Journal of the Egyptian Ophthalmological Society

: 2018  |  Volume : 111  |  Issue : 2  |  Page : 43--48

Ocular motility disorders: unusual presentation of pituitary adenoma

Manal A Kasem1, Mohamed Kassem2, Ahmed N Taha2, Al-Sharawy Kamal3,  
1 Oththalmology Department, Mansoura Ophthalmic Center, Faculty of Medicine, Mansoura University, Mansoura, Egypt
2 Neurosurgery Department, Faculty of Medicine, Mansoura University, Mansoura, Egypt
3 ENT Department, Faculty of Medicine, Mansoura University, Mansoura, Egypt

Correspondence Address:
Manal A Kasem
Dakahlyia, Gomhoria Street, Mansoura City 35511


Background The aim of this study was to describe ocular palsies as a rare presentation of pituitary adenomas and their relation to the size, type, and extension of tumor. Patients and methods Patients who presented with acquired onset of diplopia or ptosis during the period from February 2014 to January 2017 were included. Patients were referred to the neurology unit for transphenoidal removal of the gland. Full ophthalmologic and neurologic examinations were performed preoperatively and postoperatively. Results This study included 15 (12 men and three women) patients. Nine (60%) patients had isolated third nerve palsy; four (26.6%) patients had isolated sixth nerve affection; and two (13.3%) patients had total external ophthalmoplegia. Ocular motor disorders occurred more in nonfunctioning macroadenomas (73.3%) with grade 3 paraseller extension (60%). Apoplexy occurred in 46.7% of the cases. After surgical removal of the tumor, ocular motor improvement started within 3 weeks postoperatively. Full recovery occurred in seven (46.6%) patients within 6 months; five (33.3%) patients showed partial recovery; and three (20%) patients showed no improvement. Conclusions Acquired ocular motility disorders should raise the possibility of pituitary adenoma. The third nerve is the most affected, followed by the sixth nerve. The majority of the cases occurred in nonfunctioning macroadenoma. Transphenoidal tumor excision has a favorable outcome regarding the improvement of ocular motility.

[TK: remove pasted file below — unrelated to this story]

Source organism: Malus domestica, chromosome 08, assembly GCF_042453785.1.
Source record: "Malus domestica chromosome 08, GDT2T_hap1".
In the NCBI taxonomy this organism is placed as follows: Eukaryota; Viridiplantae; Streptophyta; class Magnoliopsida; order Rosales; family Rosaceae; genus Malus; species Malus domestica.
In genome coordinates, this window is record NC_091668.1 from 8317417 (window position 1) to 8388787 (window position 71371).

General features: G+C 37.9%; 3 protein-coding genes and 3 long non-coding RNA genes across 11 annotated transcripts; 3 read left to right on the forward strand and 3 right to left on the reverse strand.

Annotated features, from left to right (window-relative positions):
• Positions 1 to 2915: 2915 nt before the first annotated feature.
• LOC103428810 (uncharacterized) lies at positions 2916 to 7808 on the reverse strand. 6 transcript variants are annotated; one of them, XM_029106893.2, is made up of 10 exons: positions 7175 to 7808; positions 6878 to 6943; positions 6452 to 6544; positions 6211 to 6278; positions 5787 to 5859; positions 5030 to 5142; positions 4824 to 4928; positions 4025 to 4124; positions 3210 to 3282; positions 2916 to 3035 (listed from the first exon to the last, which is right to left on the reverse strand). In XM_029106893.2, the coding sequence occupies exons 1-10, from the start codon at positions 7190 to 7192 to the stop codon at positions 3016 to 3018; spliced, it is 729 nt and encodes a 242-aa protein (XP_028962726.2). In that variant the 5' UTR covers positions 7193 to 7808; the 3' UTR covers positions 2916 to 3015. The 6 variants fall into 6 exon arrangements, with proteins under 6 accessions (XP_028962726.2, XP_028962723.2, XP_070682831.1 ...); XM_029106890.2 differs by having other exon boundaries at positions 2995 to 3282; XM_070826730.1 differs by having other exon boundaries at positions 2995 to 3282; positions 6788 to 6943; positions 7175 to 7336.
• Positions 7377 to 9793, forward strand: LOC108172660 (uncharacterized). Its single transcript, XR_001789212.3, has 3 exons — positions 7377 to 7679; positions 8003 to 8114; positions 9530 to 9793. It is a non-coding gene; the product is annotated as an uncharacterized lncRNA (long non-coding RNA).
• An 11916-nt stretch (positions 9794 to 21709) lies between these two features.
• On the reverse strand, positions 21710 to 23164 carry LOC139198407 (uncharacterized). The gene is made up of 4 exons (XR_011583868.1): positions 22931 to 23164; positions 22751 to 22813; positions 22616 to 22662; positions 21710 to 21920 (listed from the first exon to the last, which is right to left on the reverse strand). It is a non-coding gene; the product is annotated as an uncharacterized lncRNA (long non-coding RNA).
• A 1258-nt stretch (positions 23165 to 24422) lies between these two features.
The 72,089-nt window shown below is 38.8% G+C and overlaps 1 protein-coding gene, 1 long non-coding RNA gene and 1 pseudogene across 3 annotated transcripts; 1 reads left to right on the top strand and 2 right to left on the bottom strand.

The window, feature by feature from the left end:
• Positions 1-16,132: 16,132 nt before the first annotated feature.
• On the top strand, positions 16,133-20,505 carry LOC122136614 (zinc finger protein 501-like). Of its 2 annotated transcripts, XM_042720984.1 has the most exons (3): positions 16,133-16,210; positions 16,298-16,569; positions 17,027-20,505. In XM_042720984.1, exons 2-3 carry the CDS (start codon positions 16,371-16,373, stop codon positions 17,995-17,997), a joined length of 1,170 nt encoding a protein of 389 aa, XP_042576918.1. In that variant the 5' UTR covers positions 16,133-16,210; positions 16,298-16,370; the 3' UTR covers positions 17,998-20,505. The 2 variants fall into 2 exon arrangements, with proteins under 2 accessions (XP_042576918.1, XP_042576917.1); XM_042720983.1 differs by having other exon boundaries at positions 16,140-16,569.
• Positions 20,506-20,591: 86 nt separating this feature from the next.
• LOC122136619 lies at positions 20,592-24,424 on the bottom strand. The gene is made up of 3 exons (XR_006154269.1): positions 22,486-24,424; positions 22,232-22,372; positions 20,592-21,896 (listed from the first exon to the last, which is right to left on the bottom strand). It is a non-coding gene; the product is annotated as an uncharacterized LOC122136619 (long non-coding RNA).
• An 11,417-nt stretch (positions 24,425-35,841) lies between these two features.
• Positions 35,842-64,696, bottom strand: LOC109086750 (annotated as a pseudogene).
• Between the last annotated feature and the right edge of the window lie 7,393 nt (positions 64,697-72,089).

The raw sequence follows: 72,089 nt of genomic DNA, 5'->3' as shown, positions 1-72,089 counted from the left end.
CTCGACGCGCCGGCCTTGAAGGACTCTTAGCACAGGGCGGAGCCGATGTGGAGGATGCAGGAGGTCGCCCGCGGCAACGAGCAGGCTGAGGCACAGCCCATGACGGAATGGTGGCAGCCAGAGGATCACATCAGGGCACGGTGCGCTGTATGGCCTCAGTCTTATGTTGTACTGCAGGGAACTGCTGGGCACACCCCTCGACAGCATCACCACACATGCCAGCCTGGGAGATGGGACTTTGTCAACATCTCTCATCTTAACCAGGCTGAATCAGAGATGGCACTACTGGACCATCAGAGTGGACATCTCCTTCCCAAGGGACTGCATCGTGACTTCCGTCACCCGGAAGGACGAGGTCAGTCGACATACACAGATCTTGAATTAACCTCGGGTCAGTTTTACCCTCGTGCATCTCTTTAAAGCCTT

How to cite this article:
Kasem MA, Kassem M, Taha AN, Kamal AS. Ocular motility disorders: unusual presentation of pituitary adenoma.J Egypt Ophthalmol Soc 2018;111:43-48

How to cite this URL:
Kasem MA, Kassem M, Taha AN, Kamal AS. Ocular motility disorders: unusual presentation of pituitary adenoma. J Egypt Ophthalmol Soc [serial online] 2018 [cited 2019 May 23 ];111:43-48
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Full Text


Pituitary adenoma is an eminent pathology comprising a heterogeneous group of tumors with an overall incidence of 20–25% in the general population. Pituitary adenoma deems to entail a multidisciplinary management with experienced specialists [1]. Neuro-ophthalmological manifestations are the debut symptoms in 10% of the cases owing to the intimate anatomical proximity of the pituitary gland and the optic chiasm as well as the cranial nerves in the cavernous sinus [2].

Visual manifestations of pituitary adenomas diverge from lack of presenting symptoms to advanced deterioration of visual acuity up to blindness. The classic presentation is the visual field defects which are typically distinctive, with bitemporal hemianopia being the most familiar [3].

Ocular motility disorders in pituitary adenoma are very rare presentations. Only few reports addressed ocular palsies as a presentation ranging from isolated single-nerve palsy to total ophthalmoplegia [4],[5]. The mechanisms of ocular motor nerve palsy in pituitary tumors are diverse and can occur in adenomas of different sizes, types, and extensions [6],[7].

This study included a series of patients presented with ocular palsies as a rare manifestation of pituitary adenoma who underwent trans-sphenoidal surgery. The purpose of this study is to highlight this rare pattern of ocular presentation with its relation to the size, type, and extension of the tumor. Furthermore, the study aimed to assess ocular motor outcomes after surgery.

 Patients and methods

Study design and patients’ enrollment

A retrospective descriptive case series study included 15 patients presented with acute onset of diplopia and ptosis as a presenting symptom for pituitary adenoma based on neurological and radiological assessment. Patients were recruited from the Mansoura Ophthalmic Center; during the period from February 2014 to January 2017. The patients were referred to the neurosurgery department for excision of their pituitary adenomas. Patients with previous intracranial surgeries or radiation therapy for other causes were excluded from the study.

Ethical consideration